First, a lowdown on the specs. This particular model is an single input to four outputs. The use case I had for it was taking my PC, which also serves as a video station in one of my rooms, and running that signal to other rooms in the house. It might be used in a sports bar if you are looking to split signals to multiple televisions as well. Duplicating a signal in this fashion is easy and with a good splitter, you suffer absolutely no quality loss.
The back of the unit has the input and outputs, while the front consists of the power switch, and some red indicators to let you know which ports are in use. For being a small unit (three inches deep, half a foot wide and only about an inch tall), the build quality is excellent. The box just feels sturdy and I have use other HDMI units that have loose ports where the wires shift around a bit while connected. There was none of that here as each cable nestled in snug and sound. Additionally, this is a powered unit and it comes with a 5V AC adapter, which is great as I have had some hit and miss luck with passive HDMI devices in the past.
Hooking up could not be easier, and operation is also quite straight forward. Everything you need to know is in the enclosed manual, but really there is not much to it. Now it is worth noting that the unit can get a little warm. I know it is common practice to want to stuff something like this up into an attic or a ceiling, but I do not recommend that. I do not think that the OREI is any kind of a fire risk, but in general those are spaces that get hot and have little to no air circulation. I used to do audio/visual installation in the past, and while running cables through those spaces is fine, I generally found that having actual devices like this crammed into those regions leads to them getting warm or even hot - and that can burn them out more quickly. It is small and sleek-looking, so I just have mine on a shelf right beside my PC.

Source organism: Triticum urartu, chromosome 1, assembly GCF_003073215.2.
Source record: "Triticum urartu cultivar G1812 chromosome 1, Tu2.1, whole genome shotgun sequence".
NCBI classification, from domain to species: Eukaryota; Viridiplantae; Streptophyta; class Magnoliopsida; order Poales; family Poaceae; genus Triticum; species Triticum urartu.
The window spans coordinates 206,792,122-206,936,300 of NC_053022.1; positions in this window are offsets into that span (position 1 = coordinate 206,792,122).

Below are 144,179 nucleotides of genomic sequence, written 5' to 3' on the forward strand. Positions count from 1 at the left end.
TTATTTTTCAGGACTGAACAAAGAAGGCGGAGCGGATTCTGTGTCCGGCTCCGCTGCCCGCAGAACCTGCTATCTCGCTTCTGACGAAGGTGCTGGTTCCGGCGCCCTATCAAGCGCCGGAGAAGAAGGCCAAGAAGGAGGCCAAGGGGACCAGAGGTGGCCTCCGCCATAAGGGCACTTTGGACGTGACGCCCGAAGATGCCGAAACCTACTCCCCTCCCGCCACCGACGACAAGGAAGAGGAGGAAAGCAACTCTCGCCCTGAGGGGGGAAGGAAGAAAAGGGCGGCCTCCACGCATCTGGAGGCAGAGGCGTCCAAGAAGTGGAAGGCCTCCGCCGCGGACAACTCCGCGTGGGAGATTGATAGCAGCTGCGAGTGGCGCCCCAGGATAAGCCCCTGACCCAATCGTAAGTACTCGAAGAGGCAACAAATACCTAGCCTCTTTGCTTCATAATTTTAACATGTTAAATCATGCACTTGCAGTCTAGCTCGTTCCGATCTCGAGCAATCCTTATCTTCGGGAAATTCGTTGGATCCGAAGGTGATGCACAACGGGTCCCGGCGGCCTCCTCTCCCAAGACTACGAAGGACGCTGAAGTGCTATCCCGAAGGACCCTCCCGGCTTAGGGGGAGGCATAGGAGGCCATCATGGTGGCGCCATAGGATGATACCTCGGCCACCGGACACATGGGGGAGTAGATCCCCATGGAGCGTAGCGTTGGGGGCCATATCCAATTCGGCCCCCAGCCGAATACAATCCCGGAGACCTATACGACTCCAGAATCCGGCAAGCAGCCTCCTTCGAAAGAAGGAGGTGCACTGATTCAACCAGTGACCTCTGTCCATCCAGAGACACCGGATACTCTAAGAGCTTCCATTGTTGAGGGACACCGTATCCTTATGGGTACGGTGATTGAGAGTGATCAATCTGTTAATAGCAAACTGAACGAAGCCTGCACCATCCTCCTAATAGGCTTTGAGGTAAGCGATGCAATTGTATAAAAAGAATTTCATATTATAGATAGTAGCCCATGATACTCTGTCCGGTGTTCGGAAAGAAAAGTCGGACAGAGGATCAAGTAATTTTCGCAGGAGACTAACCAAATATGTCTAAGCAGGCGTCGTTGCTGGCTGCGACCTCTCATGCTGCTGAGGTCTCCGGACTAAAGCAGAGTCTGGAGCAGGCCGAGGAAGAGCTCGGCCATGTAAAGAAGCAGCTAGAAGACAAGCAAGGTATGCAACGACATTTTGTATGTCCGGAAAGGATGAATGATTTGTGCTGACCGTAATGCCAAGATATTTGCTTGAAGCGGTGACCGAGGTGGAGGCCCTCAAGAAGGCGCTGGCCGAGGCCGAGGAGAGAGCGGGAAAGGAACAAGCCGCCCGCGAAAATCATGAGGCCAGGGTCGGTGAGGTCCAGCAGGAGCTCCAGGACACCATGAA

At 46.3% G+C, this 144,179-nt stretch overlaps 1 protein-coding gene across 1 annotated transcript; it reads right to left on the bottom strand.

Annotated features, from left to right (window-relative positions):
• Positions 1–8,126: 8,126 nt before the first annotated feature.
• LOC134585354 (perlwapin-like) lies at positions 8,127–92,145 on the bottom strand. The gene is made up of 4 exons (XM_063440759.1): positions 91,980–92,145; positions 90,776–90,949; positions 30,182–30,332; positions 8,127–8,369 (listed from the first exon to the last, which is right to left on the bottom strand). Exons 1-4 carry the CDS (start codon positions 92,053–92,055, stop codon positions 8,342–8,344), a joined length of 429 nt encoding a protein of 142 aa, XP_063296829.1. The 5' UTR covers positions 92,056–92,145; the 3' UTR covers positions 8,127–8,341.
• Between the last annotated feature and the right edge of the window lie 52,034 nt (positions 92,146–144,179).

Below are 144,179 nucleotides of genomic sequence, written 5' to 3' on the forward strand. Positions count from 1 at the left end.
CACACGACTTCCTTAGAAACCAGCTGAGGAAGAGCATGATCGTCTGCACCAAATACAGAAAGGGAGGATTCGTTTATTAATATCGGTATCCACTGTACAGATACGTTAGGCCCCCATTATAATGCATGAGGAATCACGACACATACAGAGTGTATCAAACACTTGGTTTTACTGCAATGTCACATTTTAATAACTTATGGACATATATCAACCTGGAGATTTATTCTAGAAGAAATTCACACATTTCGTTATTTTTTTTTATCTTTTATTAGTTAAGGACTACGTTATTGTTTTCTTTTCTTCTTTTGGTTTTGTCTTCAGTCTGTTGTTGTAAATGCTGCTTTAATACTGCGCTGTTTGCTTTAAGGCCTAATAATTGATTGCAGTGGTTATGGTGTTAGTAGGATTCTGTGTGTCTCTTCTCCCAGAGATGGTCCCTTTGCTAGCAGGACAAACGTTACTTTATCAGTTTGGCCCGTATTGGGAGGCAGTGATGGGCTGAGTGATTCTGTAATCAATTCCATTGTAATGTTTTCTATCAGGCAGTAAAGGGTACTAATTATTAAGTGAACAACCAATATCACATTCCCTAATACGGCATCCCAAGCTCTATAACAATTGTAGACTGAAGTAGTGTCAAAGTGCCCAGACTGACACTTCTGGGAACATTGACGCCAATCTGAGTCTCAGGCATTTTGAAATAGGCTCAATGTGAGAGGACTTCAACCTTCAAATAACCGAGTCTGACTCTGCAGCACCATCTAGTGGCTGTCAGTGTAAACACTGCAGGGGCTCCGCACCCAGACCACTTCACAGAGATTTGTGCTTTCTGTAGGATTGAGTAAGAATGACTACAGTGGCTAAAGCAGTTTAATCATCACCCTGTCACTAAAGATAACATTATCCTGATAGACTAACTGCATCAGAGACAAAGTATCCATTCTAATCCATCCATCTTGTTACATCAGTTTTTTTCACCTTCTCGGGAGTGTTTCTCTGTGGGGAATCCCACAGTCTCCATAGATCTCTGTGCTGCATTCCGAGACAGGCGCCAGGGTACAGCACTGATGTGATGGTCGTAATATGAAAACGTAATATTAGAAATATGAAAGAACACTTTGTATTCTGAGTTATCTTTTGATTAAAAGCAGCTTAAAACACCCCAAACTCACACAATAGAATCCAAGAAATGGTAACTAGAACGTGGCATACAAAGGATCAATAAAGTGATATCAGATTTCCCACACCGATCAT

Another thing worth noting is that the signal will try to adapt to the lowest device it is hooked to. While it is perfectly capable of carrying a 1080p video signal and 5.1 audio with 3D, if one of those devices is lower resolution quality, it will scale for all of the devices. I strongly recommend that you use similar devices - this is not a problem specific to this unit, every splitter I have worked with does this, but it is just something else I wanted to put out there for you.
An added benefit for gamers who like to capture content, though it doesn't show up in the marketing materials, this splitter seems to strip out HDCP. For those of us who like to record game content from our PS3s, you know what this means: no more blank screens or having to use the component cable adapter. In this example, I ran my Xbox 360, PS3 and PS4 into my switching device. I then took the output HDMI from the switcher into the OREI HD-104 splitter and ran one output to my television and the other to my capture card.
All in all the OREI HD-104 offers a slick, convenient way to split off your HDMI signals to multiple sources. The box is small (though the red lights might annoy you depending on your setup), it remains relatively cool, and it comes with an adapter to power the unit. All in all, a great little device that does exactly what it is supposed to do.
Review by Nick